Peking set to foist its lama on Tibet

Chinese authorities plan to enthrone a six-year-old boy tomorrow as the reincarnation of the Panchen Lama, one of Tibet's highest spiritual leaders, in a move that is likely to intensify Tibetan anger against Peking's rule, according to Tibetan exile sources in India.

By placing their young candidate, Gyaltsen Norbu, on the Panchen Lama's throne in the town of Shigatse, the Chinese will break an ancient mystical tradition and violate the Buddhist beliefs held by millions of Tibetans. The Dalai Lama, Tibet's exiled spiritual ruler, has already found a young nomad boy believed to be the Panchen Lama reborn.

The Chinese have snubbed the Dalai Lama's choice and intend to install a child whose father is believed to be a Communist Party security officer, charged, ironically, with rooting out Tibetan Communists in Nagchu district suspected of retaining their Buddhist beliefs and nationalistic tendencies.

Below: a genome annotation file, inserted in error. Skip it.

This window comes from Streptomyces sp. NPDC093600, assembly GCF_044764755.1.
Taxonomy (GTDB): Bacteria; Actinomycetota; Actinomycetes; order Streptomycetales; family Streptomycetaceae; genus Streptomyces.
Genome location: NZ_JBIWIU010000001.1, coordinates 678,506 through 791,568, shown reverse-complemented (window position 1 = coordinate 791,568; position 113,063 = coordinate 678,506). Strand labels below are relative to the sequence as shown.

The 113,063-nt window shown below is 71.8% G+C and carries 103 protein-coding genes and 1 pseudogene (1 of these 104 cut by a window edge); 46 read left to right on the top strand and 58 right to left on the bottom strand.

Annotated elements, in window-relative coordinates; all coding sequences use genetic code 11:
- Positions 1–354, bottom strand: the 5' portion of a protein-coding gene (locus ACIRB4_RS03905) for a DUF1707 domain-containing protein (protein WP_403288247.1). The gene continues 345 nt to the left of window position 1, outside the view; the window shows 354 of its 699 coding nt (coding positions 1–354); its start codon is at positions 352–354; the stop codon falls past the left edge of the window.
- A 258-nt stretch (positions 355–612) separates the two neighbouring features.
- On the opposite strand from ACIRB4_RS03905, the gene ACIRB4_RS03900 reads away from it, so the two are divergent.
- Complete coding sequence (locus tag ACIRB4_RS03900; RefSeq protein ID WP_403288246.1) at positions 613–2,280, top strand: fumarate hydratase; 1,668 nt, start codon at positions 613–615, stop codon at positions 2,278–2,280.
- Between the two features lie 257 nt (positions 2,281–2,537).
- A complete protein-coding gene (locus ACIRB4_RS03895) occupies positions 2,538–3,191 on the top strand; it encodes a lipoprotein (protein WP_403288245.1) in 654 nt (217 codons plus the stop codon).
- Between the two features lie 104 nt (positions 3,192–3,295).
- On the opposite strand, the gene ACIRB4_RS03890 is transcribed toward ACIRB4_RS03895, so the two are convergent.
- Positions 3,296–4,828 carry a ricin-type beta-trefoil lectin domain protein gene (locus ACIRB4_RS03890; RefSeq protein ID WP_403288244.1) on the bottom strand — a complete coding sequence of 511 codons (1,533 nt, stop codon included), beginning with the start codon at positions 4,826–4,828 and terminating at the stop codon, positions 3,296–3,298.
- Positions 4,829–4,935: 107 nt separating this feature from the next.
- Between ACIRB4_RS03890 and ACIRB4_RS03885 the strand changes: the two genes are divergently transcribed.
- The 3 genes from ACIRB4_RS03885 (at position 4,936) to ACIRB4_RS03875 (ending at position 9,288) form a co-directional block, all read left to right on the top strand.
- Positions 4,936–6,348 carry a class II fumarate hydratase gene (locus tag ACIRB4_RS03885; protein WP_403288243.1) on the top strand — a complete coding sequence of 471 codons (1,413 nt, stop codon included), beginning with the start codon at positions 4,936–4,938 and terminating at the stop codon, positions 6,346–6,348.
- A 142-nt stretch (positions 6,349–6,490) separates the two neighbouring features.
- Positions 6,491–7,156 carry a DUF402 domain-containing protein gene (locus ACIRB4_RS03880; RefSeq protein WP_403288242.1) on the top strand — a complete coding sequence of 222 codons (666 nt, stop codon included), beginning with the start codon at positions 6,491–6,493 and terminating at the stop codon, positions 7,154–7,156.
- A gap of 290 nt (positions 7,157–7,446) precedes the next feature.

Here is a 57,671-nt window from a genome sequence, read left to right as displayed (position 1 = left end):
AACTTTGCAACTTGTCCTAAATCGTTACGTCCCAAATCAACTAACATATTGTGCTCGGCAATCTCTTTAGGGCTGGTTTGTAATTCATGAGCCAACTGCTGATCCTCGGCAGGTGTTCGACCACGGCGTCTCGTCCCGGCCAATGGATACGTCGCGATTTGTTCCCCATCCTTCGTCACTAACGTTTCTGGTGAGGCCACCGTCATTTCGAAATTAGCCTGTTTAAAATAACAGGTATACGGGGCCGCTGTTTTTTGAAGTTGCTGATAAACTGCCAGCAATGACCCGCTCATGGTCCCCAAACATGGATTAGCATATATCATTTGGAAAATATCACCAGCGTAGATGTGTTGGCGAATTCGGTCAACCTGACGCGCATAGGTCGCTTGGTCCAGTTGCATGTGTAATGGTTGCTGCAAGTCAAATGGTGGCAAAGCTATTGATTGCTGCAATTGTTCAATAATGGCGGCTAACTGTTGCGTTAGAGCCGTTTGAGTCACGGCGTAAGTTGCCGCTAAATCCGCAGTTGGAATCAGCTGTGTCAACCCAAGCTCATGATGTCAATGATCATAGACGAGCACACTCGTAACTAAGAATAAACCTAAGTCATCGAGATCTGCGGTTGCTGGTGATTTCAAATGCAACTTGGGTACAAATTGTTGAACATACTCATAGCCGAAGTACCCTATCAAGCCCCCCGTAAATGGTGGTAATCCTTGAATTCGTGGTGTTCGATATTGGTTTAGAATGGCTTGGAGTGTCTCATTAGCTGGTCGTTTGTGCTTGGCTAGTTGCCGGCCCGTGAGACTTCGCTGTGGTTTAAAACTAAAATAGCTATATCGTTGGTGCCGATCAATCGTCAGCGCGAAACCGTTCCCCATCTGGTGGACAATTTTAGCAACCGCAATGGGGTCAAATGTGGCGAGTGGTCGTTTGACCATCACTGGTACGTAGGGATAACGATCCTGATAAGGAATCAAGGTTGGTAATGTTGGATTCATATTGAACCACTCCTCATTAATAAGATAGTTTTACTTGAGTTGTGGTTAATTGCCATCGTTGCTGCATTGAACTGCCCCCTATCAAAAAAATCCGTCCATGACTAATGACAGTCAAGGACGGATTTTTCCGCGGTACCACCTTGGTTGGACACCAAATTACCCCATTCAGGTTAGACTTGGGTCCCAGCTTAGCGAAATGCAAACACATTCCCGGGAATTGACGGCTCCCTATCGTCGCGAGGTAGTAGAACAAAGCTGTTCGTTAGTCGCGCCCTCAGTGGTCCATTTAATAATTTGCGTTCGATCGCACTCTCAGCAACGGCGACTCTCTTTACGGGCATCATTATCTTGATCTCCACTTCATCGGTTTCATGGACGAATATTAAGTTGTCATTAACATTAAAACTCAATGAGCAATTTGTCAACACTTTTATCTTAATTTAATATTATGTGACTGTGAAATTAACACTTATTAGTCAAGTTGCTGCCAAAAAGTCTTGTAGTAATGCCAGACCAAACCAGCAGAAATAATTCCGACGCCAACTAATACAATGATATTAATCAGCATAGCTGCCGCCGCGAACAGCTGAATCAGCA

"Contrary to Chinese media reports of crowds ecstatically greeting the pretender Panchen Lama ... the authorities made every effort to isolate the boy for fear of any outburst of popular anger," according to one official in Dharamsala, home of the Dalai Lama's government-in-exile in India.

Senior lamas and Tibetan officials have been ordered by the Chinese to attend the ceremony in Shigatse or face punishment. In Lhasa, the Tibetan capital, over 300 monks walked out of a tea ceremony several days ago when they realised it was being offered in honour of the rival Panchen Lama of the Chinese.

The last Panchen Lama died in 1989, after spending 12 years under house arrest by the Chinese. Fears are growing for the safety of the nomad boy chosen by the Dalai Lama. He and his parents were arrested and taken to Peking, where they are being kept under house arrest.